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The Honolulu Advertiser
Posted on: Thursday, July 24, 2003

Curtis, Stadler make giant splashes with tourney wins

By Bill Kwon

Craig Stadler pushed his 2003 winnings to $1,072,747 with his win at the B.C. Open on Sunday.

Associated Press

PGA Tour rookie Ben Curtis and an old familiar face, Craig Stadler, made golf history with probably the most improbable victories Sunday.

Curtis beat the world's best to win the British Open in his first major start, while Stadler beat the best of the rest at the B.C. Open to become the first senior tour player to win a PGA event.

As NBC golf commentator Johnny Miller would say, "amazing stuff."

"Big Ben," as they're now calling the 26-year-old Ohio native, relegated "The Walrus" to the back pages of the sports sections, justifiably so because the British Open is THE tournament in golf. It is 132 years old. No wonder, when you say, "The Open," every golf fan knows what tournament you're talking about.

And Curtis will get all the perks that come with the victory — a chance to play in the British Open until he's 65, five-year exemptions to the other three majors, a spot in the World Match Play Championship in October and, yes, the third spot in the PGA Grand Slam of Golf on Kaua'i this December, joining Masters champion Mike Weir and U.S. Open winner Jim Furyk.

Curtis also became eligible to play in the winners-only Mercedes Championships next January at Kapalua, Maui, along with Stadler, who will be playing in that event for the first time at the Plantation Course, thanks to his first PGA Tour victory in seven years.

Stadler will be trying to make more history this week at the British Senior Open in Turnberry, Scotland, seeking his third victory in as many weeks. Prior to winning the B.C. Open, Stadler captured the Ford Senior Players Championships, a Champions Tour major.

Gary Planos, Kapalua's vice president of golf operations, was excited about Stadler's victory, so much so that he had to call Stadler's agent Lynn Roach in Virginia to relay his congratulations.

"As soon as I saw Alex Cejka hit his ball in the water at 18, I called Lynn," Planos said. "He told me he didn't want to watch it on TV. He didn't want to jinx him. He did the same thing the week before."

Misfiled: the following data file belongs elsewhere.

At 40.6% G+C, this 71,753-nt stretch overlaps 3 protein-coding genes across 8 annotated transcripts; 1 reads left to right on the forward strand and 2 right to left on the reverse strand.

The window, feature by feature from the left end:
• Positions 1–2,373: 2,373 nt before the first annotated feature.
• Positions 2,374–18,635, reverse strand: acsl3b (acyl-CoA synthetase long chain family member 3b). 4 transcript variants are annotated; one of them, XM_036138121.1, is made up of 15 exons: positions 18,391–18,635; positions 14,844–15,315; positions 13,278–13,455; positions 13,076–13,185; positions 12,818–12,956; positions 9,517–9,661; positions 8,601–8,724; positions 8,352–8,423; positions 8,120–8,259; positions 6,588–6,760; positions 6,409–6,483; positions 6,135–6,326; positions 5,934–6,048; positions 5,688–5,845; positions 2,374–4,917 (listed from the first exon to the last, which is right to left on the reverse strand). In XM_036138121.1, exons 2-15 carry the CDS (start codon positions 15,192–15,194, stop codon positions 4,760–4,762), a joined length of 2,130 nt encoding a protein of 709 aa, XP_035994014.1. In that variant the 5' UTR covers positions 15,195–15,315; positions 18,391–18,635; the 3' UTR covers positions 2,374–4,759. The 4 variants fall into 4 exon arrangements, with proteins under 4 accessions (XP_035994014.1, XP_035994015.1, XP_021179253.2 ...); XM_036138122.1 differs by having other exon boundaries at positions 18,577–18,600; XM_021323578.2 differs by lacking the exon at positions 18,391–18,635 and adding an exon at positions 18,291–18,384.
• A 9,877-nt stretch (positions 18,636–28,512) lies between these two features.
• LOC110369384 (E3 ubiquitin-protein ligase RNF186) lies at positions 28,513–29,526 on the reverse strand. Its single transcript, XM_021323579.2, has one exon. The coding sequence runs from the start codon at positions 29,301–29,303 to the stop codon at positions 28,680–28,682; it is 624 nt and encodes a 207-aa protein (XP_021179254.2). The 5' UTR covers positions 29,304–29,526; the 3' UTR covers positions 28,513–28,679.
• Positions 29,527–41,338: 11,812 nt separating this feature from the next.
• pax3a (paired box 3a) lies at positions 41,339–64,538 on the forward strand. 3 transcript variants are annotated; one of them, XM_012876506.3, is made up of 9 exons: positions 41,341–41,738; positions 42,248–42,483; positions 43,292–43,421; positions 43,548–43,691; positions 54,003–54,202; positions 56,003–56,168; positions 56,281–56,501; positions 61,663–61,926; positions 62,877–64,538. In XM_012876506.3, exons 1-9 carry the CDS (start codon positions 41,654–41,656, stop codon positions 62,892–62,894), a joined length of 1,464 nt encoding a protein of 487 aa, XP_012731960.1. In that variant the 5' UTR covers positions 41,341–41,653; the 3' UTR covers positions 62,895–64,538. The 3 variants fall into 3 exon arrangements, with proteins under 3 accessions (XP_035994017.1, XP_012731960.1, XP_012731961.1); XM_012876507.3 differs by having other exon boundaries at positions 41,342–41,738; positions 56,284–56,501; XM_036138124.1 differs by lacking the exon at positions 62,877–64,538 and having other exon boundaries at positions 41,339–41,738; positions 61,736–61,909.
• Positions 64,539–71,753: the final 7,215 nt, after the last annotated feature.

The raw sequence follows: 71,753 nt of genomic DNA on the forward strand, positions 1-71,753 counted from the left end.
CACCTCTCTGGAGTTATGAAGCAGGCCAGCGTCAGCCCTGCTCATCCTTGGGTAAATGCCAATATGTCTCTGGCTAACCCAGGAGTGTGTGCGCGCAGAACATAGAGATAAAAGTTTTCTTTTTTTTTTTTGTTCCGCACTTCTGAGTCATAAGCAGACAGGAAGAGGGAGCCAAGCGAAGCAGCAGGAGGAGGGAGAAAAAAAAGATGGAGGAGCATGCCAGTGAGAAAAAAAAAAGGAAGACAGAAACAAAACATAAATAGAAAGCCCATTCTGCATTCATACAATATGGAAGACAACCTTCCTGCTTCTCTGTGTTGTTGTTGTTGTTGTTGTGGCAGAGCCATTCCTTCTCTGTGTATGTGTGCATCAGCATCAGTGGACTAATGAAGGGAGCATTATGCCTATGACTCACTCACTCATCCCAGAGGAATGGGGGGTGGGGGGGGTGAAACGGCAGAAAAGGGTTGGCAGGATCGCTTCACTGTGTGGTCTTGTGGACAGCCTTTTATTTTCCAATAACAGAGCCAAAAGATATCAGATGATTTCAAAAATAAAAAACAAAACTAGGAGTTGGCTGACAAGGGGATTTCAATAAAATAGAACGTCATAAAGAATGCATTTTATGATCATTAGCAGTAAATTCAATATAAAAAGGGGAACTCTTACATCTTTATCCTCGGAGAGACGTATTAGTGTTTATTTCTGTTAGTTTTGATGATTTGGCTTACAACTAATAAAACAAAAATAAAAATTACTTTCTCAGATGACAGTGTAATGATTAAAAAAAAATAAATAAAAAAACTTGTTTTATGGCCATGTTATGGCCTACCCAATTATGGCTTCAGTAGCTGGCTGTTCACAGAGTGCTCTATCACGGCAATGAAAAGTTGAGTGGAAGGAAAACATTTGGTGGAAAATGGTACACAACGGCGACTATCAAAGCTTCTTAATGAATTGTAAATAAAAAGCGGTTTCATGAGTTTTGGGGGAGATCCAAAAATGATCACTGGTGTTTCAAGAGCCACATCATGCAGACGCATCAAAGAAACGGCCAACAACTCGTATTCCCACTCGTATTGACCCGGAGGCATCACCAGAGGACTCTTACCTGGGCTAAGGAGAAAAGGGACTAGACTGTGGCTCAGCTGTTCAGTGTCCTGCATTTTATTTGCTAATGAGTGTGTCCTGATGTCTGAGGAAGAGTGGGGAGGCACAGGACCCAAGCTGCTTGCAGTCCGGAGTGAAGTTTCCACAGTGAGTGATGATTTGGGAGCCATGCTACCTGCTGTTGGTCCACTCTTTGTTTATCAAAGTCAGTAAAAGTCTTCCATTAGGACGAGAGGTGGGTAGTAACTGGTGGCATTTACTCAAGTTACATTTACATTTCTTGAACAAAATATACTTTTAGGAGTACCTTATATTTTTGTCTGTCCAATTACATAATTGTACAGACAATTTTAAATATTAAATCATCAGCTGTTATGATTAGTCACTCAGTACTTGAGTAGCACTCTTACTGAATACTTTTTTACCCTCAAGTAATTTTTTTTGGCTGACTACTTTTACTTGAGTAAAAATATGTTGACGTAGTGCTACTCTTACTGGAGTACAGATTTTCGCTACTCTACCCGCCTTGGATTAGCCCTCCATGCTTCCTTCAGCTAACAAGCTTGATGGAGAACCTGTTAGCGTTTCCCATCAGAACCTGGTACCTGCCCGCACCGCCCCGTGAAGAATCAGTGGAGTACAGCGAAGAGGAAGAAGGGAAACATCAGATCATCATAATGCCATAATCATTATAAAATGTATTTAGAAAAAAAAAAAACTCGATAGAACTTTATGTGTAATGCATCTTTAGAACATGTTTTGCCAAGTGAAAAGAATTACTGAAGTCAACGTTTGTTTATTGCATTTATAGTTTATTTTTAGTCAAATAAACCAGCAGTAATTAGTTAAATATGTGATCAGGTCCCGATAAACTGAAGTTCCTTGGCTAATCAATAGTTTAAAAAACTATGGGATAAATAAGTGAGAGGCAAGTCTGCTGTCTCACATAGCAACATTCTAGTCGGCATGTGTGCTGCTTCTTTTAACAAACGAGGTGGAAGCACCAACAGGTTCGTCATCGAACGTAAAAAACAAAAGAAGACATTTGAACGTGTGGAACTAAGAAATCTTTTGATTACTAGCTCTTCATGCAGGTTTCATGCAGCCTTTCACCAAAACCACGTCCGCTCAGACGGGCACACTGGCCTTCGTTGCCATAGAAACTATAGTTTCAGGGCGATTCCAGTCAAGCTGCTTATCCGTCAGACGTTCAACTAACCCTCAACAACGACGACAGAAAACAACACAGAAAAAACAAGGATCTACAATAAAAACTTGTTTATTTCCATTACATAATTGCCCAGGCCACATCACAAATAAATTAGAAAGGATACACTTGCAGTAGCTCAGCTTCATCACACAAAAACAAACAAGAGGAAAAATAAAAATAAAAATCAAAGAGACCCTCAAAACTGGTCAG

Stadler shot a 9-under-par 63, a tournament record, to rally from eight shots back to win. Not bad for a guy who missed the cut in this year's Sony Open in Hawai'i.

Stadler, though, has always been a gallery favorite at Waialae Country Club, except perhaps in 1990 when he was the only contender left when David Ishii won the United Airlines Hawaiian Open. Playing with Ishii and Hubert Green in Sunday's final group, Stadler missed makeable birdie putts on the last four holes, including a 3-footer at 18, to send the fans home happy.

The par-73 Plantation is a tough walking course, but Planos is sure Stadler will play in the Mercedes.

"Craig has always come to Maui for a vacation, even when he's not golfing," Planos said. "And he's played in the Lincoln-Mercury Kapalua International (there)."

There's another good reason why Stadler will show up. It will be a good lead-in to the MasterCard Championship, the 2004 senior tour season opener, which will be held the following week at the Hualalai Resort on the Big Island.

Stadler could opt to play in the Sony Open that same week, but why bother? It's money in the bank in the no-cut, limited-field MasterCard event.

With his victory Sunday, Stadler now has won $1,072,747 in combined earnings on both tours this year, topping the $1 million mark for the first time in his career.

While Stadler is enjoying his career "mulligan" on the senior circuit, Curtis is poised to make his presence known on the regular tour.

"Curtis is going to be the big Cinderella story of our PGA Grand Slam," said Michael Castillo, director of golf at the site of the elite event involving the winners of golf's four major championships.

"He's not a household name," Castillo said, "but I think we'll be pleasantly surprised.

"Winning a major means you're a great player."

Still, Castillo is not sure how to feel with Tiger Woods not yet eligible to defend the Grand Slam title he has won for the past five years.

Talk about a tough tournament to get into. Woods has one final shot in the PGA Championship next month.

Of course, Woods can be an alternate if Curtis wins the next major, Castillo said kiddingly.

Even then, Woods is third on the alternate list, trailing Vijay Singh and Ernie Els. If he doesn't win, Woods will need to finish well ahead of Singh and Els to overtake them in the point standings as first alternate.

For the first time since the PGA Grand Slam moved to Kaua'i, and the Po'ipu Bay Resort since 1994, it will be played on the weekend (Dec. 5-6).

"I think it'll be great. The whole mindset changes when you go on a weekend," Castillo said.

True. But the only mindset that really matters is having Tiger around for the weekend.

This and that: Former Kapalua pro Dick McClean, who now plays out of California, is entered in this week's British Senior Open. ... After taking two weeks off, Hawai'i's Dean Wilson is playing in the Greater Hartford Open. But, no, he's not paired with Suzy Whaley the first two days. ... Tiger Woods finally took over the 2003 money lead with $4.5 million, with Mike Weir second at $4.3 million and Davis Love III next at $4.2 million. It's a big deal because nobody has won the PGA money title five straight years. Besides Woods, only Tom Watson ever made it four in a row. ... Mel Nagata, formerly of Waikele, is the new head golf professional at the Pearl Country Club. ... Michelle Wie is attempting to become the third Hawai'i golfer to win the U.S. Girls Junior Championship. The other two are Althea Tome (1977) and Lori Castillo (1978).

Bill Kwon can be reached at bkwon@aloha.net.